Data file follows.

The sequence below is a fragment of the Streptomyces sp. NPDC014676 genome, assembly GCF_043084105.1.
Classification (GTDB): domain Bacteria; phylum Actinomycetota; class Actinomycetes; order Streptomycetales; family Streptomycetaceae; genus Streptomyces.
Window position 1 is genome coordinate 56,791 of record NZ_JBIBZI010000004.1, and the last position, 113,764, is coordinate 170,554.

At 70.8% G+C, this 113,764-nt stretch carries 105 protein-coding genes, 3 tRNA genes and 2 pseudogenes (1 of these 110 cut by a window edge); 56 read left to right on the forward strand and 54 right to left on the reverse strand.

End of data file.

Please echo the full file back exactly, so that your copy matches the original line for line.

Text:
The sequence below is a fragment of the Streptomyces sp. NPDC014676 genome, assembly GCF_043084105.1.
Classification (GTDB): domain Bacteria; phylum Actinomycetota; class Actinomycetes; order Streptomycetales; family Streptomycetaceae; genus Streptomyces.
Window position 1 is genome coordinate 56,791 of record NZ_JBIBZI010000004.1, and the last position, 113,764, is coordinate 170,554.

At 70.8% G+C, this 113,764-nt stretch carries 105 protein-coding genes, 3 tRNA genes and 2 pseudogenes (1 of these 110 cut by a window edge); 56 read left to right on the forward strand and 54 right to left on the reverse strand.